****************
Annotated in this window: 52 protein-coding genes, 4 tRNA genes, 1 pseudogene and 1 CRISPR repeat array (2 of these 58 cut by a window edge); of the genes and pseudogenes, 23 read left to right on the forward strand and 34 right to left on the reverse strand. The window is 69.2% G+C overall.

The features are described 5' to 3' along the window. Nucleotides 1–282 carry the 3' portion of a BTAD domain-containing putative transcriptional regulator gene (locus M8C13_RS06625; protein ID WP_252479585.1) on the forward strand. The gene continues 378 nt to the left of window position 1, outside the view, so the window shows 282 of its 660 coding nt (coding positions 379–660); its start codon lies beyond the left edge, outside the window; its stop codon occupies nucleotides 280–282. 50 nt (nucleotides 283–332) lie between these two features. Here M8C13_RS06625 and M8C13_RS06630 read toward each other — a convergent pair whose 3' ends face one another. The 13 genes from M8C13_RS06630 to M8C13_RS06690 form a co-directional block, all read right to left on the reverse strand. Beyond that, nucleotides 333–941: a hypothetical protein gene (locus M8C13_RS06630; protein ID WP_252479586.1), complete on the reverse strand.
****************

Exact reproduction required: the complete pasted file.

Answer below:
Annotated in this window: 52 protein-coding genes, 4 tRNA genes, 1 pseudogene and 1 CRISPR repeat array (2 of these 58 cut by a window edge); of the genes and pseudogenes, 23 read left to right on the forward strand and 34 right to left on the reverse strand. The window is 69.2% G+C overall.

The features are described 5' to 3' along the window. Nucleotides 1–282 carry the 3' portion of a BTAD domain-containing putative transcriptional regulator gene (locus M8C13_RS06625; protein ID WP_252479585.1) on the forward strand. The gene continues 378 nt to the left of window position 1, outside the view, so the window shows 282 of its 660 coding nt (coding positions 379–660); its start codon lies beyond the left edge, outside the window; its stop codon occupies nucleotides 280–282. 50 nt (nucleotides 283–332) lie between these two features. Here M8C13_RS06625 and M8C13_RS06630 read toward each other — a convergent pair whose 3' ends face one another. The 13 genes from M8C13_RS06630 to M8C13_RS06690 form a co-directional block, all read right to left on the reverse strand. Beyond that, nucleotides 333–941: a hypothetical protein gene (locus M8C13_RS06630; protein ID WP_252479586.1), complete on the reverse strand.